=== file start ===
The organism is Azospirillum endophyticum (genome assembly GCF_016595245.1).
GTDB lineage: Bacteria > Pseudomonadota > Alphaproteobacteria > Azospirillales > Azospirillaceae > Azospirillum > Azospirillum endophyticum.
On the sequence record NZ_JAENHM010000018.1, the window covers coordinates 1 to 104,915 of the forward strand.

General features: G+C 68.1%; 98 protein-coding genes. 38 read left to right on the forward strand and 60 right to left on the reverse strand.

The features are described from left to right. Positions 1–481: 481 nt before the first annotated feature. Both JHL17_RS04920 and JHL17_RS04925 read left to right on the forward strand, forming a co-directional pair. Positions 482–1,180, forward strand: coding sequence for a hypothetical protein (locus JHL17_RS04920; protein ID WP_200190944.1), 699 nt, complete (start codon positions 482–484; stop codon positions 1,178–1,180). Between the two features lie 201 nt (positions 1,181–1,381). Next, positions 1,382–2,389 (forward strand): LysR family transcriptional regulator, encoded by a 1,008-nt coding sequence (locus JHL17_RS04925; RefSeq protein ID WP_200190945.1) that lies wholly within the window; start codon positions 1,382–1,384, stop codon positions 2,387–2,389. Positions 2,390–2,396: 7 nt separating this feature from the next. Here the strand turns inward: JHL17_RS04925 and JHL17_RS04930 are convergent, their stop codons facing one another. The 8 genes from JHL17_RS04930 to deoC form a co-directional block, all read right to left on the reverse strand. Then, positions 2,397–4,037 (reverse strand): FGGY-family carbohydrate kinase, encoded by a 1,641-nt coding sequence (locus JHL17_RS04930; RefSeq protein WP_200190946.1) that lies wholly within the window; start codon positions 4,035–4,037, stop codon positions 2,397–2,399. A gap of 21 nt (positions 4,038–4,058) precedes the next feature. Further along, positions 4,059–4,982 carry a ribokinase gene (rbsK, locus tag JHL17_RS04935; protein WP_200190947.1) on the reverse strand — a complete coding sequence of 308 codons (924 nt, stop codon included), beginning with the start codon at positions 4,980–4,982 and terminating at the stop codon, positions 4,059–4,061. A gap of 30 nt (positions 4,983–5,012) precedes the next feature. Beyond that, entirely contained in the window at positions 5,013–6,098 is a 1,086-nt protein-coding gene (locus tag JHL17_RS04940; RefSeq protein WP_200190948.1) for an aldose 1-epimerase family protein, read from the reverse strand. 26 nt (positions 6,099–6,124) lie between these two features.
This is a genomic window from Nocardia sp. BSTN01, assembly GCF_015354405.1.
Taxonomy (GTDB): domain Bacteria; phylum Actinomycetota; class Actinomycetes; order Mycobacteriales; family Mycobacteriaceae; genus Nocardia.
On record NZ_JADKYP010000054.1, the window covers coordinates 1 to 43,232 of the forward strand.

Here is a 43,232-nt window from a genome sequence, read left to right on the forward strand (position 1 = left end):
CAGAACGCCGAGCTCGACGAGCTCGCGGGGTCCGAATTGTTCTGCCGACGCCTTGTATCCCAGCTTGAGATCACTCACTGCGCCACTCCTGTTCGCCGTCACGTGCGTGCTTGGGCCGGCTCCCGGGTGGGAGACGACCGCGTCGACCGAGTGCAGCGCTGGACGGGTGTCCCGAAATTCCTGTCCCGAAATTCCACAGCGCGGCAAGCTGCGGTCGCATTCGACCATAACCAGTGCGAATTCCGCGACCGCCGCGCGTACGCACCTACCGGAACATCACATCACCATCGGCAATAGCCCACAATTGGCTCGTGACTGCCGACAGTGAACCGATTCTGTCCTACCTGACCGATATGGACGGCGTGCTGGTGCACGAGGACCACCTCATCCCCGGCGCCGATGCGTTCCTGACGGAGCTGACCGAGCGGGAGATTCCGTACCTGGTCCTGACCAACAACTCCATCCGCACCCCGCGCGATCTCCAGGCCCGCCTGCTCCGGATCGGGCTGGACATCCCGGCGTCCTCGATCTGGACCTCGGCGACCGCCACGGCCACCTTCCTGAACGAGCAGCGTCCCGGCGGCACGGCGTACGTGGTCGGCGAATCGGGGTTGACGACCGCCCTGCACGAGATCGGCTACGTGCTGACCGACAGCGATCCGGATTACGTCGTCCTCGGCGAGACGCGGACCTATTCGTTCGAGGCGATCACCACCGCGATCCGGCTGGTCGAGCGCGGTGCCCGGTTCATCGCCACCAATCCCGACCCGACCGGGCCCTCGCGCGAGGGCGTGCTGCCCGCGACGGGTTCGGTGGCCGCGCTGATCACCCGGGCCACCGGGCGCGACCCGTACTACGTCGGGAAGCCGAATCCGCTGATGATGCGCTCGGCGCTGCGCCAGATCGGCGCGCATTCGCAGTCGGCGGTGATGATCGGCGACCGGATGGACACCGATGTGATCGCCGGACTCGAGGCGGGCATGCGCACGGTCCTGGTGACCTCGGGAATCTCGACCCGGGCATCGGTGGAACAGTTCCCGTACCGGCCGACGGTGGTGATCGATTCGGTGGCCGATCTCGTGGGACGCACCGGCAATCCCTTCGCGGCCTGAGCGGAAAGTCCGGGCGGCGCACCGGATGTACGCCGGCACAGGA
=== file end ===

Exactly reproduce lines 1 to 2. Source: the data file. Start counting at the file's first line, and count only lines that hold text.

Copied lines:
The organism is Azospirillum endophyticum (genome assembly GCF_016595245.1).
GTDB lineage: Bacteria > Pseudomonadota > Alphaproteobacteria > Azospirillales > Azospirillaceae > Azospirillum > Azospirillum endophyticum.